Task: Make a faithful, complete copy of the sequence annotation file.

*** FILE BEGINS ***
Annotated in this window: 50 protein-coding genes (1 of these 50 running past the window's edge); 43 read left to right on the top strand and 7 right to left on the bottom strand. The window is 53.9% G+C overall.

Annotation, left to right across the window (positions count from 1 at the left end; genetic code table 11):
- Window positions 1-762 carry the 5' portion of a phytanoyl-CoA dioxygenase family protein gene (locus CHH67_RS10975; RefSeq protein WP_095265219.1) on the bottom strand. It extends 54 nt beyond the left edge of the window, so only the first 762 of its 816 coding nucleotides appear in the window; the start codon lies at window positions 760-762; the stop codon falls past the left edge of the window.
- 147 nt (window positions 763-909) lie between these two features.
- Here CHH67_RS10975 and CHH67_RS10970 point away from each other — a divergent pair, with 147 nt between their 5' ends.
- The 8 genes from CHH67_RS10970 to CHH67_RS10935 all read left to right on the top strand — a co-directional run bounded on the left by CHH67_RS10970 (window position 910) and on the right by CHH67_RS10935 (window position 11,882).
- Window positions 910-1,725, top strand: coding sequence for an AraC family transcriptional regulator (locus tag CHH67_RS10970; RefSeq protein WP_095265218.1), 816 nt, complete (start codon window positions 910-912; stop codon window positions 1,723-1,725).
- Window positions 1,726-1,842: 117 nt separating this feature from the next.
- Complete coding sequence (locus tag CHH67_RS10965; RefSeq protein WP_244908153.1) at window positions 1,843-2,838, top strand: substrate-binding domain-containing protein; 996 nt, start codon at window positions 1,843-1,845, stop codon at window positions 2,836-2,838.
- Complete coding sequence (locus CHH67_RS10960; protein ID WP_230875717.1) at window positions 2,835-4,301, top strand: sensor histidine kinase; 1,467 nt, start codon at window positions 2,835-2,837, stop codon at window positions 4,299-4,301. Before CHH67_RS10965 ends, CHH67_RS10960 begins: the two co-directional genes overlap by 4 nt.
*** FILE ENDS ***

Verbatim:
Annotated in this window: 50 protein-coding genes (1 of these 50 running past the window's edge); 43 read left to right on the top strand and 7 right to left on the bottom strand. The window is 53.9% G+C overall.

Annotation, left to right across the window (positions count from 1 at the left end; genetic code table 11):
- Window positions 1-762 carry the 5' portion of a phytanoyl-CoA dioxygenase family protein gene (locus CHH67_RS10975; RefSeq protein WP_095265219.1) on the bottom strand. It extends 54 nt beyond the left edge of the window, so only the first 762 of its 816 coding nucleotides appear in the window; the start codon lies at window positions 760-762; the stop codon falls past the left edge of the window.
- 147 nt (window positions 763-909) lie between these two features.
- Here CHH67_RS10975 and CHH67_RS10970 point away from each other — a divergent pair, with 147 nt between their 5' ends.
- The 8 genes from CHH67_RS10970 to CHH67_RS10935 all read left to right on the top strand — a co-directional run bounded on the left by CHH67_RS10970 (window position 910) and on the right by CHH67_RS10935 (window position 11,882).
- Window positions 910-1,725, top strand: coding sequence for an AraC family transcriptional regulator (locus tag CHH67_RS10970; RefSeq protein WP_095265218.1), 816 nt, complete (start codon window positions 910-912; stop codon window positions 1,723-1,725).
- Window positions 1,726-1,842: 117 nt separating this feature from the next.
- Complete coding sequence (locus tag CHH67_RS10965; RefSeq protein WP_244908153.1) at window positions 1,843-2,838, top strand: substrate-binding domain-containing protein; 996 nt, start codon at window positions 1,843-1,845, stop codon at window positions 2,836-2,838.
- Complete coding sequence (locus CHH67_RS10960; protein ID WP_230875717.1) at window positions 2,835-4,301, top strand: sensor histidine kinase; 1,467 nt, start codon at window positions 2,835-2,837, stop codon at window positions 4,299-4,301. Before CHH67_RS10965 ends, CHH67_RS10960 begins: the two co-directional genes overlap by 4 nt.